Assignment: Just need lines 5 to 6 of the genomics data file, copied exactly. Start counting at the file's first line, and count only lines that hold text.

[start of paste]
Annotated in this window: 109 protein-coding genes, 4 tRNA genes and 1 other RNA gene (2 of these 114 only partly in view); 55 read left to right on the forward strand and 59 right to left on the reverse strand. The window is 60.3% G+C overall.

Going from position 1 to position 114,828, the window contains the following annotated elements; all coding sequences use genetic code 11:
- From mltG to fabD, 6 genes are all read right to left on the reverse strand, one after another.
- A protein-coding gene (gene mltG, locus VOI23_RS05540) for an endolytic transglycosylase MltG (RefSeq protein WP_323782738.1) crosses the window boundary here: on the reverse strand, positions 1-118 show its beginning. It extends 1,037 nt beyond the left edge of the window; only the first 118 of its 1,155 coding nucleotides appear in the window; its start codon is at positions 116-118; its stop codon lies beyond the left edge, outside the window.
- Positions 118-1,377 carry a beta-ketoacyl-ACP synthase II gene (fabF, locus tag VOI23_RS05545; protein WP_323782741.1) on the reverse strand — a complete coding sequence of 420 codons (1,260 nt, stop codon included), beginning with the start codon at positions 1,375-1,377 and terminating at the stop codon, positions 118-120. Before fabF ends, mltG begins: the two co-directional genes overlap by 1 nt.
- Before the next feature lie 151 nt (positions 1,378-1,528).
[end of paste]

- Positions 118-1,377 carry a beta-ketoacyl-ACP synthase II gene (fabF, locus tag VOI23_RS05545; protein WP_323782741.1) on the reverse strand — a complete coding sequence of 420 codons (1,260 nt, stop codon included), beginning with the start codon at positions 1,375-1,377 and terminating at the stop codon, positions 118-120. Before fabF ends, mltG begins: the two co-directional genes overlap by 1 nt.
- Before the next feature lie 151 nt (positions 1,378-1,528).